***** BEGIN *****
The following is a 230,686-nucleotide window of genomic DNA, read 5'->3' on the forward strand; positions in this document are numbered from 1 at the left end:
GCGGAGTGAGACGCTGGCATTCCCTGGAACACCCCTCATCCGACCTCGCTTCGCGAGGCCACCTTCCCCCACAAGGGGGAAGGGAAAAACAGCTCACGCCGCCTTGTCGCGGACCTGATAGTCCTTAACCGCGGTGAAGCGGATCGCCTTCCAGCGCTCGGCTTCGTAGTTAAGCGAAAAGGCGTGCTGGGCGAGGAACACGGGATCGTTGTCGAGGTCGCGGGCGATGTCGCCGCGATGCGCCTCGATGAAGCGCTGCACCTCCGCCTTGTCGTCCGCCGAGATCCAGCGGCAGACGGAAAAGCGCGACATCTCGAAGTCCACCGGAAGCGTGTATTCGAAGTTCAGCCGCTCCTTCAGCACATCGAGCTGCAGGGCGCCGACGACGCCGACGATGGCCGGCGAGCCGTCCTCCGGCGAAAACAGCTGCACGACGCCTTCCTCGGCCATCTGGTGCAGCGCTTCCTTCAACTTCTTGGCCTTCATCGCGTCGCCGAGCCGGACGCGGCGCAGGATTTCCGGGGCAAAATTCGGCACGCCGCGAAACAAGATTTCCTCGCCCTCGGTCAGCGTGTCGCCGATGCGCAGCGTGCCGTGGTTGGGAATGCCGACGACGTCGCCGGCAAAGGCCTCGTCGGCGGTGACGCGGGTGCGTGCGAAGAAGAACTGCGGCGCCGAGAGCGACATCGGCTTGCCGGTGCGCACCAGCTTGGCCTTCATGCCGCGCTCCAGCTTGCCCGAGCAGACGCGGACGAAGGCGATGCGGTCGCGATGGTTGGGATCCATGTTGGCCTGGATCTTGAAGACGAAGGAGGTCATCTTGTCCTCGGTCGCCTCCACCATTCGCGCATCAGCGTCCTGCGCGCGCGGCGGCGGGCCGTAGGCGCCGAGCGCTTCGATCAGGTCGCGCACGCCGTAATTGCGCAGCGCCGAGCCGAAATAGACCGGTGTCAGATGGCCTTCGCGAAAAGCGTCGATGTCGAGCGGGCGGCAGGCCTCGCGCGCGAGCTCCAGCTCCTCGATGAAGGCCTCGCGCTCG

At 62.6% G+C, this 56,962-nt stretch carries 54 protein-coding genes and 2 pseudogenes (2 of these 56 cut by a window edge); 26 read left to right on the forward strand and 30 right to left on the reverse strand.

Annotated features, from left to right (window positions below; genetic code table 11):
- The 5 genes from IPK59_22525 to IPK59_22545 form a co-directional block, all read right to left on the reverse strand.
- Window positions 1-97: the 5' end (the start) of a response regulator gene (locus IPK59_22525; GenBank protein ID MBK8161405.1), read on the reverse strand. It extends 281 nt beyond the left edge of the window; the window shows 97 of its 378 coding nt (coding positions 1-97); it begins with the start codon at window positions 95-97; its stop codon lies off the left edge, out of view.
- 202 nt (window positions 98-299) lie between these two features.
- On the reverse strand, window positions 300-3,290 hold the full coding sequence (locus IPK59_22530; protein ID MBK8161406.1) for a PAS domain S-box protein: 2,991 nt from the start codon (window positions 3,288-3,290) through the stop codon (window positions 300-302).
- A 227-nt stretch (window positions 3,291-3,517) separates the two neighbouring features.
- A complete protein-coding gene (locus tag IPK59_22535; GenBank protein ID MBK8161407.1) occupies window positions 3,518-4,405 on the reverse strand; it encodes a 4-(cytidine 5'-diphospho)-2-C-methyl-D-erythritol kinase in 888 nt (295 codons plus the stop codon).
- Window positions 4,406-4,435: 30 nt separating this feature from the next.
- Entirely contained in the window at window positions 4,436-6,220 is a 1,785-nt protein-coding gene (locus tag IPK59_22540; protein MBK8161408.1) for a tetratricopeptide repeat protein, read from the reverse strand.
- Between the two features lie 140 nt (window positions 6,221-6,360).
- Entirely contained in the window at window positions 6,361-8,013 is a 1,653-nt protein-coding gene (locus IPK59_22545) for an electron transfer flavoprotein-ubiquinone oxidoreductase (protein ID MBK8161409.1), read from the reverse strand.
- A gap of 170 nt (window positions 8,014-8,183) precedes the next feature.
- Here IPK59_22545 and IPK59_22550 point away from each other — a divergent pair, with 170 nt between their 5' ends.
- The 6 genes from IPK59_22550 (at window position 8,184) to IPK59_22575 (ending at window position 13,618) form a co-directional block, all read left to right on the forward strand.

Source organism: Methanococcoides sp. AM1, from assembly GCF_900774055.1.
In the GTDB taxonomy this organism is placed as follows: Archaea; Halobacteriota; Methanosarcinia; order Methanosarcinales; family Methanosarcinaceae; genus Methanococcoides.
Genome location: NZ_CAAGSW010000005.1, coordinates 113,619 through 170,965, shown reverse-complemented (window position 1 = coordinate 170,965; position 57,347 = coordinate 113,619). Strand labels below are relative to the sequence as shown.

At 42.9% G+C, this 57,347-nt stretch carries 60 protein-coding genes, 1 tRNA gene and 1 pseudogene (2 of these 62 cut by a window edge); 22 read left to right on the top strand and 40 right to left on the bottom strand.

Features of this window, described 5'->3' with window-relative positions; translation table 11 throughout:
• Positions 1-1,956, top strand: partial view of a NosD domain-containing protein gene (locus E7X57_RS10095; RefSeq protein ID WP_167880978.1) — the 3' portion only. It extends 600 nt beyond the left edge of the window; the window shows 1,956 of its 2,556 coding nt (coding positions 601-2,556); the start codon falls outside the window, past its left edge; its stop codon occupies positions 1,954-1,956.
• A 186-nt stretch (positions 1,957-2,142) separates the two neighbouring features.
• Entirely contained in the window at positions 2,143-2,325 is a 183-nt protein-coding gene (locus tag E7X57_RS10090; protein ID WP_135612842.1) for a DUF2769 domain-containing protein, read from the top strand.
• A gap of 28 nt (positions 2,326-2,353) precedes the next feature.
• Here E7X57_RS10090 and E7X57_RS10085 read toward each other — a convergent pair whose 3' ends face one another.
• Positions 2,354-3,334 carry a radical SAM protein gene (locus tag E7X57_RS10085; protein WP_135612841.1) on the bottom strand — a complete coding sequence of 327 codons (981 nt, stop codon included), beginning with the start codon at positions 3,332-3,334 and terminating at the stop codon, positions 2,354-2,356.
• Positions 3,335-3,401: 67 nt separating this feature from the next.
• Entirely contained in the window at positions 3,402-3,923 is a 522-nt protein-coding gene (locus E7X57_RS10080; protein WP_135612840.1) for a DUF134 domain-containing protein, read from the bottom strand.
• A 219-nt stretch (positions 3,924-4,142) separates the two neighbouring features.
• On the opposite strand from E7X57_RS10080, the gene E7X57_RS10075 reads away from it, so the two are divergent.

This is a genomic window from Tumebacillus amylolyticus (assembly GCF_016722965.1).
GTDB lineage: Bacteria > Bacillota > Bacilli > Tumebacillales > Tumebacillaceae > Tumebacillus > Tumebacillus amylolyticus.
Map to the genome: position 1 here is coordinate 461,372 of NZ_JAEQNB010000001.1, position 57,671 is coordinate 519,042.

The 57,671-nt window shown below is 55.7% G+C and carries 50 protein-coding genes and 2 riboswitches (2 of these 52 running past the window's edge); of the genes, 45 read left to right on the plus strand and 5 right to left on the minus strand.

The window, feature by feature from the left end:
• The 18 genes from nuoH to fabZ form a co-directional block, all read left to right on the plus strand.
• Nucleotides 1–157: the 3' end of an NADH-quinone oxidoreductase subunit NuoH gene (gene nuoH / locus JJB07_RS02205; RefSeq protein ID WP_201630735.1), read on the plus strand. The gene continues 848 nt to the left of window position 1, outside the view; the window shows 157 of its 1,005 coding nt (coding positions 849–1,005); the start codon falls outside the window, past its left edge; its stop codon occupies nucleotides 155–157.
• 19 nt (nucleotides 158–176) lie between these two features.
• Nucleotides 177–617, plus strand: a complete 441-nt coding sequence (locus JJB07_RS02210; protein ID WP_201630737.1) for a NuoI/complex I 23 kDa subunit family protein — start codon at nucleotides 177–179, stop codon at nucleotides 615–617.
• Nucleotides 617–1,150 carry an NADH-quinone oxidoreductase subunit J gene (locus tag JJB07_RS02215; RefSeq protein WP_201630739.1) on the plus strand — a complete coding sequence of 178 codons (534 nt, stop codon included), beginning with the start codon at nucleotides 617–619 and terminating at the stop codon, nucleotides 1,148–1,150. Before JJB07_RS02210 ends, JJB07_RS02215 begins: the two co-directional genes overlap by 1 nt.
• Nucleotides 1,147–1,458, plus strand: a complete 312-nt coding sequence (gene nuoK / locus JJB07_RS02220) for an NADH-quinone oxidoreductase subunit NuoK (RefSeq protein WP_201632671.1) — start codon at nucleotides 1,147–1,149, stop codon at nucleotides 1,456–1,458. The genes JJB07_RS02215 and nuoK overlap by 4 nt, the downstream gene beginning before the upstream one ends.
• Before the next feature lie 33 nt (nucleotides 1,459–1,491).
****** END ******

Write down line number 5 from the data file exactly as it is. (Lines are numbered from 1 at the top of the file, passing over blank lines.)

- The 5 genes from IPK59_22525 to IPK59_22545 form a co-directional block, all read right to left on the reverse strand.